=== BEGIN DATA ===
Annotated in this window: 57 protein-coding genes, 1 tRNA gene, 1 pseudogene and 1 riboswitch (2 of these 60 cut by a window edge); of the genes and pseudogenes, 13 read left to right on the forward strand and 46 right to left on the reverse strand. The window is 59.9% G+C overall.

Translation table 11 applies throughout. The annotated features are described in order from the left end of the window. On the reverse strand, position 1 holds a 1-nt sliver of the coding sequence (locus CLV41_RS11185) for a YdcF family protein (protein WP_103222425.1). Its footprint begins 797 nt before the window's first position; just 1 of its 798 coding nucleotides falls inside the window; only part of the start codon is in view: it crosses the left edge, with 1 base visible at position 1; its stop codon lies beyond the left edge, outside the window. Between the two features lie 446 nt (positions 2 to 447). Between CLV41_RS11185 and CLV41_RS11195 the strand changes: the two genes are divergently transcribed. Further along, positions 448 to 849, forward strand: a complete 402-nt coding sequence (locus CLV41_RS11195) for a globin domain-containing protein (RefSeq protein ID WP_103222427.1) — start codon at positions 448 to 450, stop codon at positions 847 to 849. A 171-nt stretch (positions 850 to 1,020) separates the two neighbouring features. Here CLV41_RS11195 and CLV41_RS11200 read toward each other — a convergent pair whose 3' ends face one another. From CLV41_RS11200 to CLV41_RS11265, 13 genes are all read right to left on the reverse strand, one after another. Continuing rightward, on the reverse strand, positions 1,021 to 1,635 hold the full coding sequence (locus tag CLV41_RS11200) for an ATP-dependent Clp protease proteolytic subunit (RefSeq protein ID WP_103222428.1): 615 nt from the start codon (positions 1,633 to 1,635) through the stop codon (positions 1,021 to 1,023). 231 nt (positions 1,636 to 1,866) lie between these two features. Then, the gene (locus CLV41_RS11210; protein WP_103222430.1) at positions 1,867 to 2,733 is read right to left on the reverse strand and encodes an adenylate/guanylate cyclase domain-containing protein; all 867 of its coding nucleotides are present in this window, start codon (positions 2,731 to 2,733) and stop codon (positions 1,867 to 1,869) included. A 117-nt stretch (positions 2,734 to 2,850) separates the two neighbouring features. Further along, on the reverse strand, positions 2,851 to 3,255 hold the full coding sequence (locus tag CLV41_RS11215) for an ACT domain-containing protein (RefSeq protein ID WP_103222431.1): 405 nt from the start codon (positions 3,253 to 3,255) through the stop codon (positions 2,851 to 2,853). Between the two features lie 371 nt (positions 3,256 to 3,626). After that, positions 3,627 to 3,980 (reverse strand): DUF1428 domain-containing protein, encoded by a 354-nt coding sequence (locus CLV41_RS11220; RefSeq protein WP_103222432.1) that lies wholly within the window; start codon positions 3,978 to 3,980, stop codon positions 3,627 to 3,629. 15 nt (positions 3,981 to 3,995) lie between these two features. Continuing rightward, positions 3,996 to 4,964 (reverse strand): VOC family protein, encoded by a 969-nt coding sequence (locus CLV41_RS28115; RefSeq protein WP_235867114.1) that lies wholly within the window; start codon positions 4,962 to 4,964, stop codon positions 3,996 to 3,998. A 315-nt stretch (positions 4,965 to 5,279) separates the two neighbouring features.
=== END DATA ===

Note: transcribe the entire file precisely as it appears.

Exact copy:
Annotated in this window: 57 protein-coding genes, 1 tRNA gene, 1 pseudogene and 1 riboswitch (2 of these 60 cut by a window edge); of the genes and pseudogenes, 13 read left to right on the forward strand and 46 right to left on the reverse strand. The window is 59.9% G+C overall.

Translation table 11 applies throughout. The annotated features are described in order from the left end of the window. On the reverse strand, position 1 holds a 1-nt sliver of the coding sequence (locus CLV41_RS11185) for a YdcF family protein (protein WP_103222425.1). Its footprint begins 797 nt before the window's first position; just 1 of its 798 coding nucleotides falls inside the window; only part of the start codon is in view: it crosses the left edge, with 1 base visible at position 1; its stop codon lies beyond the left edge, outside the window. Between the two features lie 446 nt (positions 2 to 447). Between CLV41_RS11185 and CLV41_RS11195 the strand changes: the two genes are divergently transcribed. Further along, positions 448 to 849, forward strand: a complete 402-nt coding sequence (locus CLV41_RS11195) for a globin domain-containing protein (RefSeq protein ID WP_103222427.1) — start codon at positions 448 to 450, stop codon at positions 847 to 849. A 171-nt stretch (positions 850 to 1,020) separates the two neighbouring features. Here CLV41_RS11195 and CLV41_RS11200 read toward each other — a convergent pair whose 3' ends face one another. From CLV41_RS11200 to CLV41_RS11265, 13 genes are all read right to left on the reverse strand, one after another. Continuing rightward, on the reverse strand, positions 1,021 to 1,635 hold the full coding sequence (locus tag CLV41_RS11200) for an ATP-dependent Clp protease proteolytic subunit (RefSeq protein ID WP_103222428.1): 615 nt from the start codon (positions 1,633 to 1,635) through the stop codon (positions 1,021 to 1,023). 231 nt (positions 1,636 to 1,866) lie between these two features. Then, the gene (locus CLV41_RS11210; protein WP_103222430.1) at positions 1,867 to 2,733 is read right to left on the reverse strand and encodes an adenylate/guanylate cyclase domain-containing protein; all 867 of its coding nucleotides are present in this window, start codon (positions 2,731 to 2,733) and stop codon (positions 1,867 to 1,869) included. A 117-nt stretch (positions 2,734 to 2,850) separates the two neighbouring features. Further along, on the reverse strand, positions 2,851 to 3,255 hold the full coding sequence (locus tag CLV41_RS11215) for an ACT domain-containing protein (RefSeq protein ID WP_103222431.1): 405 nt from the start codon (positions 3,253 to 3,255) through the stop codon (positions 2,851 to 2,853). Between the two features lie 371 nt (positions 3,256 to 3,626). After that, positions 3,627 to 3,980 (reverse strand): DUF1428 domain-containing protein, encoded by a 354-nt coding sequence (locus CLV41_RS11220; RefSeq protein WP_103222432.1) that lies wholly within the window; start codon positions 3,978 to 3,980, stop codon positions 3,627 to 3,629. 15 nt (positions 3,981 to 3,995) lie between these two features. Continuing rightward, positions 3,996 to 4,964 (reverse strand): VOC family protein, encoded by a 969-nt coding sequence (locus CLV41_RS28115; RefSeq protein WP_235867114.1) that lies wholly within the window; start codon positions 4,962 to 4,964, stop codon positions 3,996 to 3,998. A 315-nt stretch (positions 4,965 to 5,279) separates the two neighbouring features.